Expression of fimS also had a negative influence on the expression of genes with very diverse cellular functions. Thus, we propose a role for FimS as the major physiological “switch” as part of P. gingivalis biofilm development, with a major effect being reduction in fimbriation. The importance of FimS in P. gingivalis biofilm formation coupled with the fact that fimS is highly upregulated during P. gingivalis mature biofilm growth (27) suggests that fimS may be activated during both of these distinct phases of P. gingivalis biofilm development.
The disruption of either fimS or fimR of ATCC 33277 resulted in significant impairment (but not abolition) of biofilm formation by P. gingivalis in 96-well microtiter plate and glass culture chamber systems. Furthermore, a W50 fimS mutant also formed only sparse, poorly attached biofilm in a fermentor vessel. CLSM analysis of the biofilms formed by the ATCC 33277 fimR and fimS mutants showed that they produced biofilms that were distinct from the wild-type strain and also from each other, with rough and heterogeneous biofilms suggesting an apparent reduction of microcolony contacts. In vitro analysis of ATCC 33277 fimA and mfa1 mutants has shown FimA to be involved in adhesion of P. gingivalis to saliva-coated glass surfaces (26) and cultured KB epithelial cells (51), while mfa1 expression mediates cell aggregation (26). Neither the fimA nor mfa1 mutants formed a confluent biofilm (26). In view of this, reduced expression of fimA and mfa1 in the ATCC 33277 fimS and fimR mutants, with resulting lowered FimA and Mfa1 production, would explain the biofilm architecture we observed using CLSM and would also explain the lowered biofilm production by these mutants. However, this is not sufficient to explain the impairment of biofilm formation by the afimbriated strain W50, indicating that there are factors other than fimbriation that are involved in the initiation of P. gingivalis biofilm formation. As the distinct physiological steps of P. gingivalis biofilm development have yet to be fully elucidated, it is probable that in concert with fimbriae, the products of the extensive number of hypothetical genes shown to have altered expression in ECR222 have a role in P. gingivalis biofilm formation.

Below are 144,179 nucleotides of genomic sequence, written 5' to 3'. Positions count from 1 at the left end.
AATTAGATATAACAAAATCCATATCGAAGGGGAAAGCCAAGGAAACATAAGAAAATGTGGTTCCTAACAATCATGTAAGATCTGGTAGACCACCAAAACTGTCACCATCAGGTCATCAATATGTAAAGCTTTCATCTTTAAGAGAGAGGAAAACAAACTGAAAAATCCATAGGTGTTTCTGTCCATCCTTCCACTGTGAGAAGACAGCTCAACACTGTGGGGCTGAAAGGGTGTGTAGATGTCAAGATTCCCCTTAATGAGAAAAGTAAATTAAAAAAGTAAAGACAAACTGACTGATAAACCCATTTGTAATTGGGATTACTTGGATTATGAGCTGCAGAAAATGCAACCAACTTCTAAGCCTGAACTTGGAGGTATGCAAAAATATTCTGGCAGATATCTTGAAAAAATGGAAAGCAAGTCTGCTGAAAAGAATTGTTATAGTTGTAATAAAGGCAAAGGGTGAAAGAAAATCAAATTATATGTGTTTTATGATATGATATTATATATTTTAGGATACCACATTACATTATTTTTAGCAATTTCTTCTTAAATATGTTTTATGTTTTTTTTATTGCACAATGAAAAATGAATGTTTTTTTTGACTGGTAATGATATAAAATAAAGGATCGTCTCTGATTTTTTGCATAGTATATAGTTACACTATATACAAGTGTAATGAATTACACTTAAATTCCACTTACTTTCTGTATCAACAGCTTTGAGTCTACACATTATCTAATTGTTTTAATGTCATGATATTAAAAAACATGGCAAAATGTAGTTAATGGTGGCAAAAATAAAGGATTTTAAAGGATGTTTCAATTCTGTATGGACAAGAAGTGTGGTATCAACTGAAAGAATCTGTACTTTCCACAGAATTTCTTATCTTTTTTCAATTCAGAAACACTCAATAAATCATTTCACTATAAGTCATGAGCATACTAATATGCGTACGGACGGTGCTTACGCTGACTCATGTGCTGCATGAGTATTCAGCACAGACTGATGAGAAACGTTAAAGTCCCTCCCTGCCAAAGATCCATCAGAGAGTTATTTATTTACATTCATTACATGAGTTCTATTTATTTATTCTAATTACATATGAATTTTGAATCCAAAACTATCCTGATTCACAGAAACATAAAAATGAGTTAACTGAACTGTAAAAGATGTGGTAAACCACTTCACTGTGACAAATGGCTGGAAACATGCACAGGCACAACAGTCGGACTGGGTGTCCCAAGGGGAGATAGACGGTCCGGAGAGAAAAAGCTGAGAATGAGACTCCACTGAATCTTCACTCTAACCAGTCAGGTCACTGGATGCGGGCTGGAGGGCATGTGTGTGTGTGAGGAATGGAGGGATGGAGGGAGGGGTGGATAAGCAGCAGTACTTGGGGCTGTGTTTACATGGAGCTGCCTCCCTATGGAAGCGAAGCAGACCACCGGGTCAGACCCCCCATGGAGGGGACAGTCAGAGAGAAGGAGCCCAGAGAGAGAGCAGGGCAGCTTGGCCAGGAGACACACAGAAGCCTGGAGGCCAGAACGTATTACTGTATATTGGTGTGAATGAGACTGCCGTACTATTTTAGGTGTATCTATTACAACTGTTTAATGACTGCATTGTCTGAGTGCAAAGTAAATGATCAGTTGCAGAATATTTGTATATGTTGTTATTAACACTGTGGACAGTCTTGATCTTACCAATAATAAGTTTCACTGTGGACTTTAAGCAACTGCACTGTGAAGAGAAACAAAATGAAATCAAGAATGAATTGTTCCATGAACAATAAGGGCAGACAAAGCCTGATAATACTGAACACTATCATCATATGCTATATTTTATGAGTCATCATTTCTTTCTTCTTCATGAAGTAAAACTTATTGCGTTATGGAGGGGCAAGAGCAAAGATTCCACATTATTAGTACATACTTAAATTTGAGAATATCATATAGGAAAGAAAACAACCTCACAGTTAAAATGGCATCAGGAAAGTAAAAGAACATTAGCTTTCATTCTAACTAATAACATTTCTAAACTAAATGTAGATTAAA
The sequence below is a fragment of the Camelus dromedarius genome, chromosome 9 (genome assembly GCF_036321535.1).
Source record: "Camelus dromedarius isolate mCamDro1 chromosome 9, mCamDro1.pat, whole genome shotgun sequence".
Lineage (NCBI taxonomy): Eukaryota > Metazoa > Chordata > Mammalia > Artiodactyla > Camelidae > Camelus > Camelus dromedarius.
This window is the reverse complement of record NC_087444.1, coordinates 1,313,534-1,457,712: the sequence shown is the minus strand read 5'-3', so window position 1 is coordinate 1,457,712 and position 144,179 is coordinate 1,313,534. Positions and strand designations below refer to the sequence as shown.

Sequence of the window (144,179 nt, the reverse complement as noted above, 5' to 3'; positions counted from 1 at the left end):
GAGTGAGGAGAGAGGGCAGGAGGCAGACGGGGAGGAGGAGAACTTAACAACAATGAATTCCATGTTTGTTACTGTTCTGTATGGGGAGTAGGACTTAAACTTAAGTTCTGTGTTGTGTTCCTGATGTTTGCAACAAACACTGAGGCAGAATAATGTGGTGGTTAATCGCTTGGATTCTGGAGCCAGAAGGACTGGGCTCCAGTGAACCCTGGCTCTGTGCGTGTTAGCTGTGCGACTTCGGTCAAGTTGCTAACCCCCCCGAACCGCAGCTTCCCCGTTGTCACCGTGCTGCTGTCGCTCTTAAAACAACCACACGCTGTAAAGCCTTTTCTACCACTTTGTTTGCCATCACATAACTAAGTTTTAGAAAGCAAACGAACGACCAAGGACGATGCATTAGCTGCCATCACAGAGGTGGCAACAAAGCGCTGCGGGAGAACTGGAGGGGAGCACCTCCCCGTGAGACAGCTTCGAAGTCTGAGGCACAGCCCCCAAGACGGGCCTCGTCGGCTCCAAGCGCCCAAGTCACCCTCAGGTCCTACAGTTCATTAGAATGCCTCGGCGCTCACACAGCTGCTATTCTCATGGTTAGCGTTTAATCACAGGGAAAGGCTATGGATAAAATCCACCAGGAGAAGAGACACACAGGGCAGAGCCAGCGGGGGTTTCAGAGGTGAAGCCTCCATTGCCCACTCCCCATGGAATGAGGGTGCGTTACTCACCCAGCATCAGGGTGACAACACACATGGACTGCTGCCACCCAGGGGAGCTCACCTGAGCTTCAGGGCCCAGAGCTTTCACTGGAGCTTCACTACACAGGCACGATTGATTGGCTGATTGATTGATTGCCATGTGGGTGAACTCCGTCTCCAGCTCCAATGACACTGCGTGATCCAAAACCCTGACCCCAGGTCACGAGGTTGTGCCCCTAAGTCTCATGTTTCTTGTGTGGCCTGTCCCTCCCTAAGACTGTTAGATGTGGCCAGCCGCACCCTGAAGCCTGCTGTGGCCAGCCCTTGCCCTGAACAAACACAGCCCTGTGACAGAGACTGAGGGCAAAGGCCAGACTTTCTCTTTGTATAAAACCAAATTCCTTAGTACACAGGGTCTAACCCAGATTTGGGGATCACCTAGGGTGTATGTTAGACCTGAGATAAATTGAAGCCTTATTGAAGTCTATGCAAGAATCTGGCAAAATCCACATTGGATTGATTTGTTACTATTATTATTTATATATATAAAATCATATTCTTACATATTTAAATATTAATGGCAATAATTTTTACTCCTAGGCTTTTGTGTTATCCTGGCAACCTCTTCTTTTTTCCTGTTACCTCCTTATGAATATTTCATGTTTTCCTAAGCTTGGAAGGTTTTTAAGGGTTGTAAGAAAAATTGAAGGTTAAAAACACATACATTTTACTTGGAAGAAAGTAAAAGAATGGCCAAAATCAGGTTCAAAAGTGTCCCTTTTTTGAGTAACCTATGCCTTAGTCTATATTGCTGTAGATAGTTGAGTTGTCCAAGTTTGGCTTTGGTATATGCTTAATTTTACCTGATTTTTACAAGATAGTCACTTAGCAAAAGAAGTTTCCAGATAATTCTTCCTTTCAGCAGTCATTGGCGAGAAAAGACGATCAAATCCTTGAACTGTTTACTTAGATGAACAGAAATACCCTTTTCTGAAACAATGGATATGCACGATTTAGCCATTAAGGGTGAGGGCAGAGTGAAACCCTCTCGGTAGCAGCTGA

P. gingivalis W50 has previously been shown to bind to KB cells (40) and fibroblasts (41), with the RgpA-Kgp cysteine proteinase-adhesin complexes produced by P. gingivalis having some role in this adherence. Using isogenic mutants, it has been shown that production of the Kgp proteinase had the most significant role in this effect (40, 41). We could measure no difference in the adherence of strain W50 and the ECR222 fimS mutant to KB cells, and the microarray data indicated that there was no change in the expression of kgp or rgpA, which encode the components of the RgpA-Kgp complexes. Measurement of Arg- and Lys-specific whole-cell proteinase activity also showed no difference between the strains (data not shown). Together, these data indicate that strain W50 KB epithelial cell adhesion is mediated by factors other than those associated with FimS function and that FimS does not function in the regulation of the expression of rgpA or kgp. Interestingly, other than a slight upregulation of hagA (2.1-fold), none of the genes that encode the numerous surface-associated CTD family proteins to which RgpA and Kgp belong (46), many of which are adhesins, were differentially expressed in ECR222, indicating that FimS does not function to regulate expression of genes encoding these surface proteins.